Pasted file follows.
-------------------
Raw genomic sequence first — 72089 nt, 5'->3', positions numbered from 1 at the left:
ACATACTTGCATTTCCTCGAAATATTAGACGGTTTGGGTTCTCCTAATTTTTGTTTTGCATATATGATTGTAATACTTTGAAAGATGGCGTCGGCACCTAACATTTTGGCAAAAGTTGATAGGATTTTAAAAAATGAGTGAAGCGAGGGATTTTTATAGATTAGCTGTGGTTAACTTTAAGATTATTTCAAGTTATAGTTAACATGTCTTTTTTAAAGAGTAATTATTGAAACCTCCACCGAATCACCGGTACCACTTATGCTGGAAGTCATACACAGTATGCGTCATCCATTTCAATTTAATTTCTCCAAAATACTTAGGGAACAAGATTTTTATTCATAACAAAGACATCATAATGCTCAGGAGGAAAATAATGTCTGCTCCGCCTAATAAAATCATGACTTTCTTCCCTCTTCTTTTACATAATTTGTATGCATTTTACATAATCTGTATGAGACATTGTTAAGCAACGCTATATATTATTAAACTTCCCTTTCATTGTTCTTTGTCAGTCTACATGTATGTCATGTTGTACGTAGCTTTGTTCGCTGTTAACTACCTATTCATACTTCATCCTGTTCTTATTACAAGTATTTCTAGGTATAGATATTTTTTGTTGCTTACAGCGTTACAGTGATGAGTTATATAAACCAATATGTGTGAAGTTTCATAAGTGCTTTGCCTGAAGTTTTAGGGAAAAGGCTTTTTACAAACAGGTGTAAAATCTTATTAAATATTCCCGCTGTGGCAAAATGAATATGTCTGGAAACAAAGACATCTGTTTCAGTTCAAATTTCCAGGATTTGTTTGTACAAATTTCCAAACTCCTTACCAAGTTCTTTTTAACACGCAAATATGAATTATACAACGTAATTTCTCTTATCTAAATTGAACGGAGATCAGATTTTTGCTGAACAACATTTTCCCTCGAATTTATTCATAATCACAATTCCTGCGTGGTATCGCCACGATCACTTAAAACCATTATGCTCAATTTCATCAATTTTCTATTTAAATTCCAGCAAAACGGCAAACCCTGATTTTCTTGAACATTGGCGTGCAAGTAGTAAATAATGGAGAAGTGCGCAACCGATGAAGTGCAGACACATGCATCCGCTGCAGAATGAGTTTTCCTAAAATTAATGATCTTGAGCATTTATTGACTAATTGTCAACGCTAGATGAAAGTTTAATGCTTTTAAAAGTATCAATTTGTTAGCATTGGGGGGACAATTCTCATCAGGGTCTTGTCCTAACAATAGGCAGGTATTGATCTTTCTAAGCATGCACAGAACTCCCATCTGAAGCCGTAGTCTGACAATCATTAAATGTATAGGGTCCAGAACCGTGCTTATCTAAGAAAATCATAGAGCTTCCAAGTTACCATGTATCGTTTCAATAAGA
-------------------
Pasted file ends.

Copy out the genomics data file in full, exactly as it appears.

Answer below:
Raw genomic sequence first — 72089 nt, 5'->3', positions numbered from 1 at the left:
ACATACTTGCATTTCCTCGAAATATTAGACGGTTTGGGTTCTCCTAATTTTTGTTTTGCATATATGATTGTAATACTTTGAAAGATGGCGTCGGCACCTAACATTTTGGCAAAAGTTGATAGGATTTTAAAAAATGAGTGAAGCGAGGGATTTTTATAGATTAGCTGTGGTTAACTTTAAGATTATTTCAAGTTATAGTTAACATGTCTTTTTTAAAGAGTAATTATTGAAACCTCCACCGAATCACCGGTACCACTTATGCTGGAAGTCATACACAGTATGCGTCATCCATTTCAATTTAATTTCTCCAAAATACTTAGGGAACAAGATTTTTATTCATAACAAAGACATCATAATGCTCAGGAGGAAAATAATGTCTGCTCCGCCTAATAAAATCATGACTTTCTTCCCTCTTCTTTTACATAATTTGTATGCATTTTACATAATCTGTATGAGACATTGTTAAGCAACGCTATATATTATTAAACTTCCCTTTCATTGTTCTTTGTCAGTCTACATGTATGTCATGTTGTACGTAGCTTTGTTCGCTGTTAACTACCTATTCATACTTCATCCTGTTCTTATTACAAGTATTTCTAGGTATAGATATTTTTTGTTGCTTACAGCGTTACAGTGATGAGTTATATAAACCAATATGTGTGAAGTTTCATAAGTGCTTTGCCTGAAGTTTTAGGGAAAAGGCTTTTTACAAACAGGTGTAAAATCTTATTAAATATTCCCGCTGTGGCAAAATGAATATGTCTGGAAACAAAGACATCTGTTTCAGTTCAAATTTCCAGGATTTGTTTGTACAAATTTCCAAACTCCTTACCAAGTTCTTTTTAACACGCAAATATGAATTATACAACGTAATTTCTCTTATCTAAATTGAACGGAGATCAGATTTTTGCTGAACAACATTTTCCCTCGAATTTATTCATAATCACAATTCCTGCGTGGTATCGCCACGATCACTTAAAACCATTATGCTCAATTTCATCAATTTTCTATTTAAATTCCAGCAAAACGGCAAACCCTGATTTTCTTGAACATTGGCGTGCAAGTAGTAAATAATGGAGAAGTGCGCAACCGATGAAGTGCAGACACATGCATCCGCTGCAGAATGAGTTTTCCTAAAATTAATGATCTTGAGCATTTATTGACTAATTGTCAACGCTAGATGAAAGTTTAATGCTTTTAAAAGTATCAATTTGTTAGCATTGGGGGGACAATTCTCATCAGGGTCTTGTCCTAACAATAGGCAGGTATTGATCTTTCTAAGCATGCACAGAACTCCCATCTGAAGCCGTAGTCTGACAATCATTAAATGTATAGGGTCCAGAACCGTGCTTATCTAAGAAAATCATAGAGCTTCCAAGTTACCATGTATCGTTTCAATAAGA